3 Secret Storytelling Ingredients to a Irresistible Nonprofit
Do you ever wonder why some nonprofits are wildly successful? I’m talking about those that seem to have that special sauce. They don’t just have supporters; they have raving fans. Everywhere you look you see people sharing their posts or starting fundraisers for them.
What is it that makes some nonprofits seem simply irresistible? And how can you harness that energy for your organization?
While there is more to it than we can explore in this article, if you look closely, you’ll see there are a few key ingredients they seem to have in common. And these ingredients really have to do with their storytelling.
Stories are a fundamental device that we humans use to communicate and process information. We think in metaphors and we learn through stories. Which means that every time you communicate to your audience—whether through your website, email, videos, social media, events—you are telling people a story about your nonprofit.
The question is: Is it a story that makes people want to engage and take action?
If you struggle to get people to engage with your nonprofit…
If you feel frustrated that more people don’t respond to your marketing…
If you want to cut through the noise, connect with more donors and raise more money...
Telling the right story about your nonprofit can make all the difference.
Here are three secret ingredients that can help make your nonprofit irresistible to donors. If each of these come through in your brand story, it can radically transform the effectiveness of your marketing.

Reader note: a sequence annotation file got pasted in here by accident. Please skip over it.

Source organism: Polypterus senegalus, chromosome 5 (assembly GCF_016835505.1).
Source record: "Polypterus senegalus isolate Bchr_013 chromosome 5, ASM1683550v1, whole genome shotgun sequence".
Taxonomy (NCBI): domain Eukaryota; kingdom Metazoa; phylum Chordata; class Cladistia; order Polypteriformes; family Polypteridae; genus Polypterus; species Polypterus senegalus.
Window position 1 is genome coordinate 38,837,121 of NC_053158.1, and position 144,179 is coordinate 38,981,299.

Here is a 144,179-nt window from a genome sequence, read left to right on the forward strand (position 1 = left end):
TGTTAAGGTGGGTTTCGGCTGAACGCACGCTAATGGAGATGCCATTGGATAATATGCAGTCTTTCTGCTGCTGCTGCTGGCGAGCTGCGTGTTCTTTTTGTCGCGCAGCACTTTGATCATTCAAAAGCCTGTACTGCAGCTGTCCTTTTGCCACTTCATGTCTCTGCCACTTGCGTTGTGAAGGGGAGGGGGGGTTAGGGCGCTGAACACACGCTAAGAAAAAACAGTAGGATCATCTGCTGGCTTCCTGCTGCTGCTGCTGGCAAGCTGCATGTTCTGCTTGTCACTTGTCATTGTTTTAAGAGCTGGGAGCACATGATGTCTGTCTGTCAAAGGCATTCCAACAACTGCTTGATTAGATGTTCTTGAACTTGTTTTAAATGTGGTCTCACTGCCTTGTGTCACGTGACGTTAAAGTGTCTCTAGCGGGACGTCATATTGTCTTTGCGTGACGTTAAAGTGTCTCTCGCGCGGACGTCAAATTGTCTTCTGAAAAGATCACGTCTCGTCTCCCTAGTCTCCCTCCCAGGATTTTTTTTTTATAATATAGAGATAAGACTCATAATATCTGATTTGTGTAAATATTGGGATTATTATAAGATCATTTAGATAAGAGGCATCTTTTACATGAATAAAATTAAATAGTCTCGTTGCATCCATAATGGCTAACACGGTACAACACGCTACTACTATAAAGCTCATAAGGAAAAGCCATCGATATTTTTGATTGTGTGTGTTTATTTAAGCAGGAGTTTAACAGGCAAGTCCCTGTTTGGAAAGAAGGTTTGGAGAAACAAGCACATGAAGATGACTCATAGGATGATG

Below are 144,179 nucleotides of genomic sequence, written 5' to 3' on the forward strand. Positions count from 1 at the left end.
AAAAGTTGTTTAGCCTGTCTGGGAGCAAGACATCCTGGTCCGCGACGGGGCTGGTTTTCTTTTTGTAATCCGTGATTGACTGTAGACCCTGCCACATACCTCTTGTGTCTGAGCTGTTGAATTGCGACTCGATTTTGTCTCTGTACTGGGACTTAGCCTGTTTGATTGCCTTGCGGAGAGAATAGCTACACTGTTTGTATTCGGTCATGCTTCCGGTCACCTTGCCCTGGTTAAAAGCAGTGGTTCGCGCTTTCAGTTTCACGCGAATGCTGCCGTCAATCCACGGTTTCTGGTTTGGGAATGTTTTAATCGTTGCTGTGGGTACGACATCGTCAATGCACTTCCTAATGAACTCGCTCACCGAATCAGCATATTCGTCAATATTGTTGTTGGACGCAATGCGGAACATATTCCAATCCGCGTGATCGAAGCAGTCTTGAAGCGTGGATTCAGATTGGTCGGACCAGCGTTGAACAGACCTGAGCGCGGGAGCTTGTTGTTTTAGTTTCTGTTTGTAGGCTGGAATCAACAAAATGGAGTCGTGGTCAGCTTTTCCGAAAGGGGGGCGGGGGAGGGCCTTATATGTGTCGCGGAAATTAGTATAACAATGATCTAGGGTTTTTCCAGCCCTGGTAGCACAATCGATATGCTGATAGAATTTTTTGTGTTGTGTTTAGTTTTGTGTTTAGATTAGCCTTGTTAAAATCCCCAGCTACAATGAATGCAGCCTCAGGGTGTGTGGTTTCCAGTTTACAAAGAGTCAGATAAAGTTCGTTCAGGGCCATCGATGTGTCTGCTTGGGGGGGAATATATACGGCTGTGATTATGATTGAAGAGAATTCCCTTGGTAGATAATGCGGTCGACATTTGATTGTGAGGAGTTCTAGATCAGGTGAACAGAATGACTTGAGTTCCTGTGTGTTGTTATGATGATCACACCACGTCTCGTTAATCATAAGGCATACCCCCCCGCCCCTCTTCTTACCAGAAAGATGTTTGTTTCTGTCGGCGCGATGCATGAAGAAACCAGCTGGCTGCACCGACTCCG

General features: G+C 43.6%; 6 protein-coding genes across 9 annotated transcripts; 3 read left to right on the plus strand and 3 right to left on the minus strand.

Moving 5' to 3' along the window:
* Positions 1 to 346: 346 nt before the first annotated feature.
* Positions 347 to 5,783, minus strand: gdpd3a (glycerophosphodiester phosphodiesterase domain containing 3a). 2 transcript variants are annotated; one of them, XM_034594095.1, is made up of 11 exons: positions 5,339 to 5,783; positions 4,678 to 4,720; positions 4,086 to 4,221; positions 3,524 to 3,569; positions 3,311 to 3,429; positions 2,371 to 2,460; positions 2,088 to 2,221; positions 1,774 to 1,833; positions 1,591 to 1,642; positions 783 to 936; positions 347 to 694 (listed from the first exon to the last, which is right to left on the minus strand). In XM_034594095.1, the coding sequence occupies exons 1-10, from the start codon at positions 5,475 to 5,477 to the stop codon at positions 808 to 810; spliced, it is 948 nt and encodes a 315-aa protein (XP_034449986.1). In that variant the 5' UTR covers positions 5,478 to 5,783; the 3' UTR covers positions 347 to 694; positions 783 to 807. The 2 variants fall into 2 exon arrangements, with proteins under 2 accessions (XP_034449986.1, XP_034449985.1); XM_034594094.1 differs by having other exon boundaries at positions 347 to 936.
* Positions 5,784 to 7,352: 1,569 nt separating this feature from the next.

Secret Ingredient No. 1: Transformation
At its core essence, nonprofit work is really about transformation. Your organization exists to bring about positive social change.
The challenge for us as marketers is to boil it down and communicate the before-and-after, the from-to, in its simplest, clearest form.
From people drinking dirty water... to people drinking clean water
From kids not getting an education... to kids going to school
From a rainforest that is under threat of deforestation... to a rainforest that is now protected
It’s easy to assume that people implicitly understand the change that happens through your work, but that’s simply not the case. If you don’t explicitly communicate both the before and the after, there’s a good chance people won’t quickly and easily see the value of your organization or understand why they should donate.
charity: water is a good example of an irresistible nonprofit. The transformation that happens through their work seems obvious. But rather than assume people know, they keep talking about it, clearly and explicitly. The tweet is a great example.
When you clearly communicate the transformation that happens through your work, donors are much more likely to want to get involved and help make the change happen.
What is the before-and-after for your nonprofit? Does it shine through clearly in all your marketing?
Secret Ingredient No. 2: Emotion
You’ve probably heard the marketing adage that people make decisions based on emotions, not facts. It’s simply the way we’re wired.
“Scientists have uncovered that humans feel first and think second. When confronted with sensory information, the emotional section of the brain can process the information in one-fifth of the time the cognitive section requires.” — Omar Jenblat, Forbes